When the door to Carl’s slammed, Ethan blew out a breath. “I need the water to go.” He forced an even tone and raised his eyebrows, willing Shelly to remain silent.

She didn’t speak. The entire diner was eerily quiet, but the pity in her smile made him grit his teeth. He’d tolerated enough pity for two lifetimes. He’d gone from the town’s golden boy to a humiliated laughingstock because of Lainey Morgan and had no intention of repeating that mistake.

He stalked outside where the dog lay under the iron bench. Water sloshed over the side of the cup and dripped down his fingers as she lapped up greedy gulps.

“What are you doing?” Lainey asked behind him. She held a small bowl of water in one hand, balancing the takeout bag in the other arm.

In an instant, her scent surrounded him, different than before—still sweet but with a hint of something he couldn’t name. “Shouldn’t you be halfway to the county line by now?”

“Not that it matters, but my mother called me. Or had Julia call me. I’m not running away.”

“We’ll see how long that lasts.”

“She needs help—”

“I’ve worked with Vera a long time. I know what she needs.” He paused then said, “It’s been tough, between the stroke and rehabilitation. She’s not used to doing what other people tell her.”

“That may be the understatement of the century.” She sighed, a small, sad sound.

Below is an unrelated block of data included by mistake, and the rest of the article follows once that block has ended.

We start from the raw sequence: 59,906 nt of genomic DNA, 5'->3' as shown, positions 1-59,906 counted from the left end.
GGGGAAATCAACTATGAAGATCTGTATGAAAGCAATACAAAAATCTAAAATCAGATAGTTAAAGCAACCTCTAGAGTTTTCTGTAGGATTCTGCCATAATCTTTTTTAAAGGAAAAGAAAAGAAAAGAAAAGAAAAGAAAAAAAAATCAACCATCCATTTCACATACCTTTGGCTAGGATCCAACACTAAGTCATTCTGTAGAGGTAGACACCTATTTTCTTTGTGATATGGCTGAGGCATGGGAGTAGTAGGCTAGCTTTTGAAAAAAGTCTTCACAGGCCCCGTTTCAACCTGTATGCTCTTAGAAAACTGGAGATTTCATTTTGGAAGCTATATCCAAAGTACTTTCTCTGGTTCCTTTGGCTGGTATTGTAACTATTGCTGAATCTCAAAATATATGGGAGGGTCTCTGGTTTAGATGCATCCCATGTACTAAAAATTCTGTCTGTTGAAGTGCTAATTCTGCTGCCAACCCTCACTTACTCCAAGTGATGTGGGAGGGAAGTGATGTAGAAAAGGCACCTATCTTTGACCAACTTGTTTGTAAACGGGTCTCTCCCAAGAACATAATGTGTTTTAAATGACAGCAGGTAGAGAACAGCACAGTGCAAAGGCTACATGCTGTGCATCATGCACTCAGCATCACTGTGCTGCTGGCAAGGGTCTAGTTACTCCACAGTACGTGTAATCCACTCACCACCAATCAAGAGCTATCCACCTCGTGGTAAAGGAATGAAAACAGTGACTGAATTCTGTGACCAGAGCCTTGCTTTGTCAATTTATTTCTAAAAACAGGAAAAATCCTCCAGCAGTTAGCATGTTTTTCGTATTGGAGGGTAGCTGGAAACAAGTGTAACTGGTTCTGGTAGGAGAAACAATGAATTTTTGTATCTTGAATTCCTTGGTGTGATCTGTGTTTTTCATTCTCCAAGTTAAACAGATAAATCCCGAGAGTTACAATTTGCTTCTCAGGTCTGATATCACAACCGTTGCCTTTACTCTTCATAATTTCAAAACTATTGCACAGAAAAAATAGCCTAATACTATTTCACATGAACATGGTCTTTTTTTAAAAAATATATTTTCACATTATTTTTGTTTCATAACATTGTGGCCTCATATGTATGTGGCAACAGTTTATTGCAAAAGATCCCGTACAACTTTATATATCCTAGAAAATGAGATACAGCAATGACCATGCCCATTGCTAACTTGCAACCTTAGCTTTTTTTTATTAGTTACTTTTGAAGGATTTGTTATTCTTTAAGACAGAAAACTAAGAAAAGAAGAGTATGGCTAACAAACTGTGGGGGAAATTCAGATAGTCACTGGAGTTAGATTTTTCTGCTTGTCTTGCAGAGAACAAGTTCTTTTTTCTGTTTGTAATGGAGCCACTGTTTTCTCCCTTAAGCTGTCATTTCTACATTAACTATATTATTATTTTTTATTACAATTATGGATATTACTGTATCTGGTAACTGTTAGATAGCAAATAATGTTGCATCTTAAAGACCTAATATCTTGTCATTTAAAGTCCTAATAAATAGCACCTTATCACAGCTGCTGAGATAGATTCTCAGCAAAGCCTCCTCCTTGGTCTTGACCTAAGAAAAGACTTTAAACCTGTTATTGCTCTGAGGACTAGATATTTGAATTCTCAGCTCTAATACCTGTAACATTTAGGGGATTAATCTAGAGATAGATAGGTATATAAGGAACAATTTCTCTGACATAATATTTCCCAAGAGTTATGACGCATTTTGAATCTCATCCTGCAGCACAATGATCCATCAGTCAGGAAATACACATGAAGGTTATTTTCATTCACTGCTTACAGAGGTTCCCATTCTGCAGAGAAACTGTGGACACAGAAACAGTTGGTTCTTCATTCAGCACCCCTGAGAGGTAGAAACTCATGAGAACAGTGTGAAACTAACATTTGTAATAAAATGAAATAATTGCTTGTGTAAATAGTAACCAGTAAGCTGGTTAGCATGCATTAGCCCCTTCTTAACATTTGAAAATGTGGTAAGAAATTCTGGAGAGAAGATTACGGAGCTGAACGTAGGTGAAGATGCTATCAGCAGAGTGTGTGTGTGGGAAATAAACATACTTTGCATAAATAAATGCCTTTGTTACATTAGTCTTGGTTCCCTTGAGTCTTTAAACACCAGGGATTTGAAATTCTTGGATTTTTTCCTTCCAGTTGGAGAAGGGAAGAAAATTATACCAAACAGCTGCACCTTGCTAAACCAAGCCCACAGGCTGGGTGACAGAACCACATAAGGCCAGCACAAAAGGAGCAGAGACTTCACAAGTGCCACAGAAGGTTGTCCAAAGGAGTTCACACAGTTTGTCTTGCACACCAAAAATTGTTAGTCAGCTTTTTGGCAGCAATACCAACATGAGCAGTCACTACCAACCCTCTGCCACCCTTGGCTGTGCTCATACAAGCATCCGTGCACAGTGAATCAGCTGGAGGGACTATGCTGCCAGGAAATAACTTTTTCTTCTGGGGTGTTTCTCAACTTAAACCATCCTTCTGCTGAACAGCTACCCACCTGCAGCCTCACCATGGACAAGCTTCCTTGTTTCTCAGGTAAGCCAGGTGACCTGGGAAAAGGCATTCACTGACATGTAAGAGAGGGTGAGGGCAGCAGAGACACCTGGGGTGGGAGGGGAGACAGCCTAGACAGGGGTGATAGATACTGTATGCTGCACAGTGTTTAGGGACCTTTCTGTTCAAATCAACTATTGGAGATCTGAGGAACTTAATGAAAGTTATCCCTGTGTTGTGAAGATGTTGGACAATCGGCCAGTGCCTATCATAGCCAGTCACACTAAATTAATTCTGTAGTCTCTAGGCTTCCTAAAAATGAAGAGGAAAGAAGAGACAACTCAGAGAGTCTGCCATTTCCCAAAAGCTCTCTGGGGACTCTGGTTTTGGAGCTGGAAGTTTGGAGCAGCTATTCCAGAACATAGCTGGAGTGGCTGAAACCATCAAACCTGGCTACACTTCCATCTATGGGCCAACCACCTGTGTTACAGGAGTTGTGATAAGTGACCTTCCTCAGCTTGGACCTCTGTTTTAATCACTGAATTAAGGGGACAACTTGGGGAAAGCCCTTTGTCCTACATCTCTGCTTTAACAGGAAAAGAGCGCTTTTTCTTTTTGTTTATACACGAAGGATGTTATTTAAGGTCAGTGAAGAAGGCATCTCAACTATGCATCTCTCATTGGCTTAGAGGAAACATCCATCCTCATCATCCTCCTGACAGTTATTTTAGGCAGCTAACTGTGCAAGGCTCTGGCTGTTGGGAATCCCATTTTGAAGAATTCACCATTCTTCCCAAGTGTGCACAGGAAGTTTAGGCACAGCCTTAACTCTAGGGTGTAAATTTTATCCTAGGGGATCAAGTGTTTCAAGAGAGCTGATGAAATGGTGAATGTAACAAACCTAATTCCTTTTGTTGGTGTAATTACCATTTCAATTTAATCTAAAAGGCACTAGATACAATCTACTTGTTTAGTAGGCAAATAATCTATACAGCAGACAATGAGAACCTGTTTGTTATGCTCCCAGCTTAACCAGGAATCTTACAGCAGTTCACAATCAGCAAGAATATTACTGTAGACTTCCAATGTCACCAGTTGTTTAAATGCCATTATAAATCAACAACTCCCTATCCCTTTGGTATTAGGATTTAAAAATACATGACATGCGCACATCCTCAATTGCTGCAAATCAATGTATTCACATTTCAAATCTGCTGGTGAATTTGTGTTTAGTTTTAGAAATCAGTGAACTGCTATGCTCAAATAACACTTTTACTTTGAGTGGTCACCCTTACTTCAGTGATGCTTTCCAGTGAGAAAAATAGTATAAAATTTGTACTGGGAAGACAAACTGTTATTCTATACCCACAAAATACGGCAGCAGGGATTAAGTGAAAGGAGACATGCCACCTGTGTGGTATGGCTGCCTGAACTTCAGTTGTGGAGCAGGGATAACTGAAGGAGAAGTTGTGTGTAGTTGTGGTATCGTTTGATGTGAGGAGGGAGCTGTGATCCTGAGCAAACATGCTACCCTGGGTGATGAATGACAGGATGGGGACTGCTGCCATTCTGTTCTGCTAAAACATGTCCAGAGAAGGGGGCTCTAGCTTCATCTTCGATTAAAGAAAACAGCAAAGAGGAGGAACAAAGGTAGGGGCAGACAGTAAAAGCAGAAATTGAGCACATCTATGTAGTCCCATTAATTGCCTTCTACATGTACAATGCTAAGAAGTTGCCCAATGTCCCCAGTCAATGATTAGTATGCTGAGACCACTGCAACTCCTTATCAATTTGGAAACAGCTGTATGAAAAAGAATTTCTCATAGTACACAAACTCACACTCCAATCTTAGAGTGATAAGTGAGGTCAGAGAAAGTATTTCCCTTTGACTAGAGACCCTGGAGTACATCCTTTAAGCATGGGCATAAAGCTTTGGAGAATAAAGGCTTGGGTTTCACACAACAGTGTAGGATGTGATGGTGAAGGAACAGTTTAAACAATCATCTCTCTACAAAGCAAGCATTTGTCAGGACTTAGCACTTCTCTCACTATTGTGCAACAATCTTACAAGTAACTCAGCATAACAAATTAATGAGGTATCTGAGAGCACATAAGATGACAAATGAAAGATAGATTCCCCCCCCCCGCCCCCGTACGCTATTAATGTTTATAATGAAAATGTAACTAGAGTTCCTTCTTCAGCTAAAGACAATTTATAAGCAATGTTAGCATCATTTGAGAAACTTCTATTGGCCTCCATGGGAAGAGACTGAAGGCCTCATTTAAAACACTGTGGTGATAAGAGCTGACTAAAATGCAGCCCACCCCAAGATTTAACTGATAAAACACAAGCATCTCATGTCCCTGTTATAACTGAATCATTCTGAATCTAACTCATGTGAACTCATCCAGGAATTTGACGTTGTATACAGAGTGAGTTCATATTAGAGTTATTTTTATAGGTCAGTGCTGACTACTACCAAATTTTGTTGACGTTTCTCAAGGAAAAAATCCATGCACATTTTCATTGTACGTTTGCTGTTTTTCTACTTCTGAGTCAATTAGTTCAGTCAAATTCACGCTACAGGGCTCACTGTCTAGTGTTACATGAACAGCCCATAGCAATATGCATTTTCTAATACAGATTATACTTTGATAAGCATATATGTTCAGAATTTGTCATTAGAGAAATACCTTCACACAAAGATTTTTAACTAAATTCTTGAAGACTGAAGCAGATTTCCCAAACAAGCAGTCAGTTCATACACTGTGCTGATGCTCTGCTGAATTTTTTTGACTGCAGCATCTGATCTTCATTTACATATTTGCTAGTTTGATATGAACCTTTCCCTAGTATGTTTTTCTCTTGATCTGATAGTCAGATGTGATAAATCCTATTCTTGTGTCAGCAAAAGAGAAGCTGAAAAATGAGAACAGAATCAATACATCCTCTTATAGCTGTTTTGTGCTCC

He pushed his fingers into the thick fur around the dog’s neck then looked at Lainey. “No collar,” he muttered. “What idiot…”

She crossed and uncrossed her arms over her chest, avoiding his gaze. Finally she reached out and smoothed the hair on top of the animal’s head. “I’m the idiot.”

Her voice was so quiet he wasn’t sure he’d heard right.

“This is my dog. Sort of. Not really.” A wave of pink stained her cheeks.

“Your dog?” He looked back and forth between the two. The dog pushed against Lainey’s hand as she halfheartedly scratched behind its ears.

“Her name’s Pita. For now.”

“And you left her in the sun?” He grabbed the blue rope tied to the bench’s armrest and worked his fingers against the knot. “Didn’t you learn anything from your dad?”

She took a step back as if he’d struck her. Regret flashed through her eyes before they turned steely cold. “I was getting a hamburger for the dog at the diner and her water dish from my car. I’d have been here ten minutes ago if the waitress hadn’t insisted I pay cash.”

Ethan glanced at the paper bag Lainey still held. “Plus you’re feeding her greasy table food. Nice.”

Her finger stabbed into his chest. “Excuse me, Dr. Doo-little, but I ran out of dog food and there was nothing off the backwoods highway on my way in this morning.” She rolled her eyes. “In case you weren’t aware, Piggly Wiggly doesn’t open for another hour, and I need to get to the hospital.”

She whirled away. Tugging hard on the dog’s leash, she stomped toward an ancient Land Cruiser parked near the curb. He touched her arm but she shrugged him off. “Lainey, wait.”